The folks at GreenPowerScience have provided a free collection of great DIY solar power tutorials.
You may need engineering chops to want to do this sort of thing, but the GreenPowerScience team seems to break things down in a way that makes an engineering or technology background optional. Here's the example that got me inspired to create my own residential solar power system:
I am not sold on the idea that solar power can be cost-effective. In the 2nd quarter of 2011, the average cost of residential solar power systems was $6.42 per Watt. I've heard of DIY solar power gurus claiming to achieve $1 per Watt...but I have also read that solar cells alone cost $2.50/Watt, and that the cost of other components adds up fast. When/if I build my own system inspired by the GreenPowerScience team, I hope to document my costs and time investment for a future post. My swag on financial break-even is as follows:
Divide the initial cost per Watt at installation by 1W x hours/day of sun x (1kW/1000W) x days of sunshine/year x 0.7 to account for reduced generation when sunshine is less direct x $/kWh. According to my math, the $6.42 per Watt system would take 46 years to pay for itself at 15 cents/kWh. Using the map of average daily solar radiation from nationalatlas.gov could help tighten these numbers a bit.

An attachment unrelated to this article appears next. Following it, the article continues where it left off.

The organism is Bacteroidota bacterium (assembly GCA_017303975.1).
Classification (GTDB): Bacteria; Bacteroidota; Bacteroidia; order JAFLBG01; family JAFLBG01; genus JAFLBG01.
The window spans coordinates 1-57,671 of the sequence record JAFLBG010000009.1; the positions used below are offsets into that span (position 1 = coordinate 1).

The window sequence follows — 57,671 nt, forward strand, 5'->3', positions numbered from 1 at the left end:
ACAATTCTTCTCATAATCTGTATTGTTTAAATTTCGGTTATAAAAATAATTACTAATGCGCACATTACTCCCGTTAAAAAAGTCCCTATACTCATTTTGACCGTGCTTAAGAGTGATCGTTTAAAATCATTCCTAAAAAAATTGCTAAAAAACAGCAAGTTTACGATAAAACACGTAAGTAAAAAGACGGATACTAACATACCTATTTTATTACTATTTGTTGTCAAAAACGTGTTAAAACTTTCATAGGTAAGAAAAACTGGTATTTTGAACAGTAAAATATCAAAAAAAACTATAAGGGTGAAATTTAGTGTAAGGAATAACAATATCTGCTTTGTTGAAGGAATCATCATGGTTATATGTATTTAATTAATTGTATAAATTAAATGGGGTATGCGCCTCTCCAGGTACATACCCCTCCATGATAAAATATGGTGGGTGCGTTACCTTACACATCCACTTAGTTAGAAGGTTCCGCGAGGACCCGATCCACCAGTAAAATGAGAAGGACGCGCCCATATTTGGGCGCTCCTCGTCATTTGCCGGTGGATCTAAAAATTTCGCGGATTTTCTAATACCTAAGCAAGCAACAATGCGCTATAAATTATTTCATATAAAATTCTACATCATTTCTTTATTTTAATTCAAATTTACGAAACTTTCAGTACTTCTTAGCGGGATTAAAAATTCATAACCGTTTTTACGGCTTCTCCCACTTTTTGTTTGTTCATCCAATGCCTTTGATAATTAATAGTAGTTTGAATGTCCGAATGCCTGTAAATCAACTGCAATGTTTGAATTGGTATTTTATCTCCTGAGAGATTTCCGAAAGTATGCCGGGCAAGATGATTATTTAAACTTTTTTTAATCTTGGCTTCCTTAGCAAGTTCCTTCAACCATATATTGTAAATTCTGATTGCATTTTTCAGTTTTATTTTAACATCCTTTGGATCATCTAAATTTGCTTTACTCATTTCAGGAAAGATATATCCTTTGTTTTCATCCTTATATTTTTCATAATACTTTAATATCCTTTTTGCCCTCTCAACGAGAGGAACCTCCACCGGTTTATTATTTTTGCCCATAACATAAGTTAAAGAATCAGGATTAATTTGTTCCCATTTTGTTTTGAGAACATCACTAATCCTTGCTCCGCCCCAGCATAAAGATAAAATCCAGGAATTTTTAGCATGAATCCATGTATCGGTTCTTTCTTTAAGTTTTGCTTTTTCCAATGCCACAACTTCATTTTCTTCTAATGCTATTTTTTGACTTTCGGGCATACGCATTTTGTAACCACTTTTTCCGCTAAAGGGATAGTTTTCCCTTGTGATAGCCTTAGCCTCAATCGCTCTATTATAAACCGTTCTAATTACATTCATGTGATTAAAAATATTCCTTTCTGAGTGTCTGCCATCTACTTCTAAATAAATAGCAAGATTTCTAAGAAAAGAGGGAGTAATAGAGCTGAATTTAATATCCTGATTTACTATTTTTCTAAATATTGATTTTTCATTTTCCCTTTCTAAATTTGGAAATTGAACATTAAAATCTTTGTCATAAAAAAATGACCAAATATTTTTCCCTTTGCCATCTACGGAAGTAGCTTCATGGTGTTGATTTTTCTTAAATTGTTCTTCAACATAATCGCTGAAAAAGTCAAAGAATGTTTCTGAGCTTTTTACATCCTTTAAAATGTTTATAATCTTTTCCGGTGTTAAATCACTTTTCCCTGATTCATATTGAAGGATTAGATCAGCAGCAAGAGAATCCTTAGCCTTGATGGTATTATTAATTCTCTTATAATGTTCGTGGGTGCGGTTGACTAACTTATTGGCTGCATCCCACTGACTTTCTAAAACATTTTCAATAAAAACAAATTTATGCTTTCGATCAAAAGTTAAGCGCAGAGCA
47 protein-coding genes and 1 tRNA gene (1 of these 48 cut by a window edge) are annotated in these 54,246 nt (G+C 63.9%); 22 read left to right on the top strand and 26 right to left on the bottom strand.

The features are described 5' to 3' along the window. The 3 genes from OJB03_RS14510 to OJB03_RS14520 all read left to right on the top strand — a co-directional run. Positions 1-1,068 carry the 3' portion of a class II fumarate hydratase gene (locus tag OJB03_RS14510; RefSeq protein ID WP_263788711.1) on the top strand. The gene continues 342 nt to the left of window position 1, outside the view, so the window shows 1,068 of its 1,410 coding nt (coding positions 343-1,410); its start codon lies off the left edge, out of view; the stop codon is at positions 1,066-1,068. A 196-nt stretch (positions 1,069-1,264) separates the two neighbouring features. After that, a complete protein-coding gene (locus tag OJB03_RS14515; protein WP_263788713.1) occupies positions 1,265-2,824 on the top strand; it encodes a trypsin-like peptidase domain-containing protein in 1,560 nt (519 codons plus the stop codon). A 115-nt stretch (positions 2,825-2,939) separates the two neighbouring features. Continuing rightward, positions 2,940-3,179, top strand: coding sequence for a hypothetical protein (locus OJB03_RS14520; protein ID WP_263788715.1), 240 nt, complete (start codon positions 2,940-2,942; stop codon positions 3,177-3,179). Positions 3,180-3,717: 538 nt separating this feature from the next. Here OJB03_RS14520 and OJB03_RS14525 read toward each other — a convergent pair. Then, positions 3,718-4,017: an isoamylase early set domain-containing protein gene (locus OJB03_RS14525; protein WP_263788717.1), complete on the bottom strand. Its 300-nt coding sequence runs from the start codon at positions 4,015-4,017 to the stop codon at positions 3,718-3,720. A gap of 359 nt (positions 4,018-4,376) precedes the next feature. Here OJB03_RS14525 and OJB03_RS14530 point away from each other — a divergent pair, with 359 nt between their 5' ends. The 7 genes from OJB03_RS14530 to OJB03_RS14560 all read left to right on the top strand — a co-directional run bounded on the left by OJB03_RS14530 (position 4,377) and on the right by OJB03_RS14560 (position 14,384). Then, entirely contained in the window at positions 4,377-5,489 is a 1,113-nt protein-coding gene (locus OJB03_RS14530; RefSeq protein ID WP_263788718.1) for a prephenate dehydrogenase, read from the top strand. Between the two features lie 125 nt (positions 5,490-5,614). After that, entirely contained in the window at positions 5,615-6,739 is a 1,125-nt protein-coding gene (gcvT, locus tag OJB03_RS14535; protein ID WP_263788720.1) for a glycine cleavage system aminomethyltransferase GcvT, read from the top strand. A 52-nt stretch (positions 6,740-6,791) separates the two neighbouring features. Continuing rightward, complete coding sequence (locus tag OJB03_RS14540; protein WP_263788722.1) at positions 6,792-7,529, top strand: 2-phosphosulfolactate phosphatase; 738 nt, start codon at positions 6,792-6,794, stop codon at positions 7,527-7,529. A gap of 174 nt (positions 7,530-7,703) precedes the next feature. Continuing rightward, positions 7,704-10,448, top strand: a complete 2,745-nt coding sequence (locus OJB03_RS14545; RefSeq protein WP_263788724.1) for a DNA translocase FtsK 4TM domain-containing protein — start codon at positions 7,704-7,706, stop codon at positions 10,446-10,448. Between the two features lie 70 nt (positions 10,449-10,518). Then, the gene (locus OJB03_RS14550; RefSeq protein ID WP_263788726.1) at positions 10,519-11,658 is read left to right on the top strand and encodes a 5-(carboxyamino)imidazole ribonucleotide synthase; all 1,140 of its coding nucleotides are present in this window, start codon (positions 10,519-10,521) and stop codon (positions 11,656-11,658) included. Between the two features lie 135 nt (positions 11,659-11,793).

Here's an informative post from Michael Bluejay on the cost of electricity, and here is another where he makes the case that (subsidized) solar is affordable. Data from the US Energy Information Administration, show that the average cost per kilowatt hour in the USA is 11.5 cents, with a low of 7.99 cents in Idaho and a high of 28.10 cents in Hawaii.
It could be an educational, exciting, and productive form of charity/volunteer work to build and install residential photovoltaic power systems for families who are having difficulty making ends meet, instead of making one-time monetary donations. That sort of project could fit well with Christmas in April initiatives like this one, or Habitat for Humanity.